The last paragraph (Res Gestae 35) announces Augustus’ crowning achievement: being universally acclaimed as pater patriae – the ‘parent of his country’ – in 2 BCE.

Throughout we have noted that Augustus’ presentation of the ‘facts’ of his career verges on dissimulation. Were his contemporaries taken in? At least one Roman, a person equally adept at vesting any utterance with different, even conflicting, shades of meaning, the poet Ovid, often seemed to be questioning Augustan propaganda.40 It has, for instance, been argued (summarised in Claassen 2016:62–63) that Ovid’s Tr. 4.10 is redolent of subtle polemic against the emperor. Claassen (2016:69–71) discusses Ovid’s take on Augustus’ much vaunted display of the civic crown and other honours in Tr. 3.1.33-42 as a description of the elevated, quasi-divine status of the emperor and his house as a ‘temple’.41 Ovid’s frequent addresses to the emperor as pater often appear to verge on the irreverent.

Of more importance, however, are the implications for the state of the honours Augustus so proudly extolled in these last two paragraphs. We turn to another Augustan contemporary to judge whether Augustus’ slanted narrative was accepted as ‘true’ and that the monopoly of power it portrayed, was acceptable: his stepson, son-in-law and successor, Tiberius. It seemed obvious that all the cumulative honours listed in Res Gestae 34–35 (which served as tacit acknowledgement of the position of emperor as being tantamount to monarchy) would have automatically passed on to Augustus’ successor at his demise. However, Tiberius apparently fought against such a sweeping inheritance of power, only reluctantly acquiescing to assuming the role of princeps.42 He was not alone in his disquiet. Raaflaub and Samons (1990:450) discuss the considerable but ultimately futile opposition to Augustus’ various measures, especially from the Senate and intellectuals, citing Tacitus’ explanation (Ann. 1.2 and 1.9ff.) that ‘the sweetness of peace’ had seduced Augustus’ opponents into acquiescing in his monopolisation of power.

Levick (1976:74–83) ascribes Tiberius’ hesitance, as reported by Tacitus (Ann. 1.6–10) to his awareness, as Augustus’ designated successor, of already possessing all the powers implied in the principate. Tiberius apparently was not taken in by Augustus’ doublespeak from the mausoleum. He was aware of his predecessor’s excessive power and he did not like it. He was trying, according to Levick, to make the Senate realise that all power should not be vested in one man, and was consequently trying to alert them to their own responsibilities – to very little avail. Tiberius was clearly not fooled by Augustus’ democratic pretensions, but he had no choice: he was saddled with the monarchic rule Augustus had hidden under a populist masquerade. And he was obliged to publish Augustus’ slanted narrative throughout the empire.43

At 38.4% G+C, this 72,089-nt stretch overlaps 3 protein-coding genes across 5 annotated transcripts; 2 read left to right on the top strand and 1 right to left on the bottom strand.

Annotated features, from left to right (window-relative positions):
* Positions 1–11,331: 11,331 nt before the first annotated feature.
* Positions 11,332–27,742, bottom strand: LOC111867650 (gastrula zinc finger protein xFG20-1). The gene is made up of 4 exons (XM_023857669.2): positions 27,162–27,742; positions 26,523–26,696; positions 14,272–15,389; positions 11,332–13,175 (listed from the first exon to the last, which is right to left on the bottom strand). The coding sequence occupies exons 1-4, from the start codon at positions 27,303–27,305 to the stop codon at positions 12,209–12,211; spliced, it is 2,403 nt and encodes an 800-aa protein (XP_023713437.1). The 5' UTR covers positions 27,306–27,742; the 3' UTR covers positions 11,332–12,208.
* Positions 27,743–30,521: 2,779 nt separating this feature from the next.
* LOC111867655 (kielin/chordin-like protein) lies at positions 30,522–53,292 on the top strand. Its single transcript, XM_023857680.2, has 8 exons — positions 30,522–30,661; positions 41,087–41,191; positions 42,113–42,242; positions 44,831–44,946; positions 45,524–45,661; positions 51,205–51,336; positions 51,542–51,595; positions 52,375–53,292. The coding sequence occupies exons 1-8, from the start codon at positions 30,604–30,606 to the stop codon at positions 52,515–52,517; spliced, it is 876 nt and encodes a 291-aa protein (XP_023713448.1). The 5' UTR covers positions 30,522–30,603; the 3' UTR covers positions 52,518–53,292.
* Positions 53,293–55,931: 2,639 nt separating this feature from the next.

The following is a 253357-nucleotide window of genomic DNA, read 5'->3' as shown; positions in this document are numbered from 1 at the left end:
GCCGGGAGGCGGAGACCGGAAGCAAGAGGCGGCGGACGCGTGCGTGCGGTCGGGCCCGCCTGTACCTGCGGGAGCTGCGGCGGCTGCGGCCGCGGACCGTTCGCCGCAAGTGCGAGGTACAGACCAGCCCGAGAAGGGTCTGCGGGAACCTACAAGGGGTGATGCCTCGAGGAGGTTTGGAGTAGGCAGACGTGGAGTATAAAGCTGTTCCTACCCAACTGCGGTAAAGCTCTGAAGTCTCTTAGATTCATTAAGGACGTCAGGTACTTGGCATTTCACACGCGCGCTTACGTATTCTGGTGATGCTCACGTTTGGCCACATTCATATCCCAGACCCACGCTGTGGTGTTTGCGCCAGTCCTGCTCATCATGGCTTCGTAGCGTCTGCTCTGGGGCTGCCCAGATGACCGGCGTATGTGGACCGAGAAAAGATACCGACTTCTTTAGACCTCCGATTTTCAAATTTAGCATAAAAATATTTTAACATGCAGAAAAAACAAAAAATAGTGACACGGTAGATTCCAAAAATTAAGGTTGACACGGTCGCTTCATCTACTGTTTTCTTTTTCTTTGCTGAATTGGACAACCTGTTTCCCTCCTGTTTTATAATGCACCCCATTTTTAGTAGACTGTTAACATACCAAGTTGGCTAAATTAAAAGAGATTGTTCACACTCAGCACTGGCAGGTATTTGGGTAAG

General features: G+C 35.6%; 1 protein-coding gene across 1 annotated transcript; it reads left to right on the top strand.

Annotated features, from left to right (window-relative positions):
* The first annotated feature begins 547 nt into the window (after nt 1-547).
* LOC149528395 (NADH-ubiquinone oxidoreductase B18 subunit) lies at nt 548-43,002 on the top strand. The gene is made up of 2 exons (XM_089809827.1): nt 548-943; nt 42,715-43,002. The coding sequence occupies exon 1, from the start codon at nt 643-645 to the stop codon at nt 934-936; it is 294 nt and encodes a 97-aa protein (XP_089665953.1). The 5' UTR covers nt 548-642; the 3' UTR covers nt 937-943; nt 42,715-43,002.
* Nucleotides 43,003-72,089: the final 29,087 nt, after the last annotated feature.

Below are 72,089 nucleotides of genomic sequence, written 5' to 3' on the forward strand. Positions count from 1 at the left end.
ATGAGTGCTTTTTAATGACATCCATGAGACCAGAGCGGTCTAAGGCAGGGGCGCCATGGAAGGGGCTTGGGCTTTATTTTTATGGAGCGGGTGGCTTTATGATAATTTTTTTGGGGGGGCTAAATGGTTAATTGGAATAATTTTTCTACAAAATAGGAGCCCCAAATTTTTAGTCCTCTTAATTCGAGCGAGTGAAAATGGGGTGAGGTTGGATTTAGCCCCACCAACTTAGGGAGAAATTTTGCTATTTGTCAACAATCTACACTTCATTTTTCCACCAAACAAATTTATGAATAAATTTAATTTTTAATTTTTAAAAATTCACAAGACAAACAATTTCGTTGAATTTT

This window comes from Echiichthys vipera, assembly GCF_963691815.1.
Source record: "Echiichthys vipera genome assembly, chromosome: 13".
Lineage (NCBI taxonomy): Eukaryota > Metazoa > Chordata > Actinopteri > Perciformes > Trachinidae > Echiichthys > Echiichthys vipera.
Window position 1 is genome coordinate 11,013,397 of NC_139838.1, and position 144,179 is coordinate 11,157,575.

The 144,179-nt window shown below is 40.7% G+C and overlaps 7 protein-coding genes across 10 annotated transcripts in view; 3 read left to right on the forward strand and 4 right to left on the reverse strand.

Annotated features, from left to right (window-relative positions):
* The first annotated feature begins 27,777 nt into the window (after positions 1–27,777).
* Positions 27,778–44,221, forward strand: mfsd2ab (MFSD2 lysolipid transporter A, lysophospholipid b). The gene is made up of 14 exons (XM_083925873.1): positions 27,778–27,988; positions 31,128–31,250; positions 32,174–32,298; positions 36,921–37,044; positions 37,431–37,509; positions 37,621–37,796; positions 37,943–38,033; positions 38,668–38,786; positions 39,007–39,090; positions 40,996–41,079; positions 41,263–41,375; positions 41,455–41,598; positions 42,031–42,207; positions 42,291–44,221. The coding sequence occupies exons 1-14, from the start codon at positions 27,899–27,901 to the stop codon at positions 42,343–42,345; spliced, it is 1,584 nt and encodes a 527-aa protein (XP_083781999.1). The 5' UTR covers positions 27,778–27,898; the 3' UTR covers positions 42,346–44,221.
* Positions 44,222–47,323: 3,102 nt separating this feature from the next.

It is my pleasure to honour Marianne Dircksen with this article. I owe her a debt for first alerting me to the intricacies of narratological theory and trust that my contribution will not detract from her reputation. Profound thanks to three critical referees whose inputs considerably sharpened my focus.

Competing interests

The author declares that she has no financial or personal relationship(s) which may have inappropriately influenced her in writing this article.


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1. This propagandistic machine developed gradually (for example, see Galinsky 1996; Feldherr 2010; Southern 20142, passim; also see Gurval 1997:39–71 on evidence for the gradual transformation of the sidus Iulium ‘from star to comet and from sign of Caesar’s catasterisation to portent of Augustan greatness’; Pyy 2018 on modern interpretations of Augustus’ essential ambiguity; and Syme 1979 on Augustus’ progressive change of name).

2. With this I acknowledge a profound debt to all the commentaries consulted. The aim of this article is to collect and categorically re-order such observations with no pretence to offering ‘new’ historical insights.

3. See in list of References for various editions: for this article, Cooley (2009) as most recent, and Hardy (1923) as representative of earlier approaches, were most frequently consulted. Others consulted include Mommsen’s original publication of the document (1883), Diehl (19304), Malcovati (19445), De Visscher (1965), Brunt and Moore (1967) and Scheid (2007). Malcovati (19445:lviii–lxv), Scheid (2007:lxxviii–lxxiv) and Cooley (2009:282) list other editions and commentaries.

4. Cooley (2009; cf. Rowe 2011:245) expands on Scheid (2007) which has transliterated facsimiles of both the Latin and Greek versions, parallel versions of the Latin and Greek texts and facsimiles of fragments from Antioch and Apollonia (the latter also in Malcovati 19445:105–149).